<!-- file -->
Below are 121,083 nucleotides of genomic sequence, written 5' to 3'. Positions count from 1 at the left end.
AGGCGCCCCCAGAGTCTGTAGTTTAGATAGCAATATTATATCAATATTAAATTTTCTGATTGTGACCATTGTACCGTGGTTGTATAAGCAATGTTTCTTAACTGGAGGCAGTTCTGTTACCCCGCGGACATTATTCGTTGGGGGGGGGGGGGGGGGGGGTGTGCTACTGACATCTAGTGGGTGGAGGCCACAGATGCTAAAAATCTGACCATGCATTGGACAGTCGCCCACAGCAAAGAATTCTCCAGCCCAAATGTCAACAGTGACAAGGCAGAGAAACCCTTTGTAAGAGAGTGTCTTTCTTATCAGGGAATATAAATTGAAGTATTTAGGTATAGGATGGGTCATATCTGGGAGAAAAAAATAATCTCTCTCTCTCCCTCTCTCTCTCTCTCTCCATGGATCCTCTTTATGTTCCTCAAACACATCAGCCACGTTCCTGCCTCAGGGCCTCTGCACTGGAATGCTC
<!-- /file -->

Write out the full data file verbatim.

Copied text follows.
Below are 121,083 nucleotides of genomic sequence, written 5' to 3'. Positions count from 1 at the left end.
AGGCGCCCCCAGAGTCTGTAGTTTAGATAGCAATATTATATCAATATTAAATTTTCTGATTGTGACCATTGTACCGTGGTTGTATAAGCAATGTTTCTTAACTGGAGGCAGTTCTGTTACCCCGCGGACATTATTCGTTGGGGGGGGGGGGGGGGGGGGTGTGCTACTGACATCTAGTGGGTGGAGGCCACAGATGCTAAAAATCTGACCATGCATTGGACAGTCGCCCACAGCAAAGAATTCTCCAGCCCAAATGTCAACAGTGACAAGGCAGAGAAACCCTTTGTAAGAGAGTGTCTTTCTTATCAGGGAATATAAATTGAAGTATTTAGGTATAGGATGGGTCATATCTGGGAGAAAAAAATAATCTCTCTCTCTCCCTCTCTCTCTCTCTCTCCATGGATCCTCTTTATGTTCCTCAAACACATCAGCCACGTTCCTGCCTCAGGGCCTCTGCACTGGAATGCTC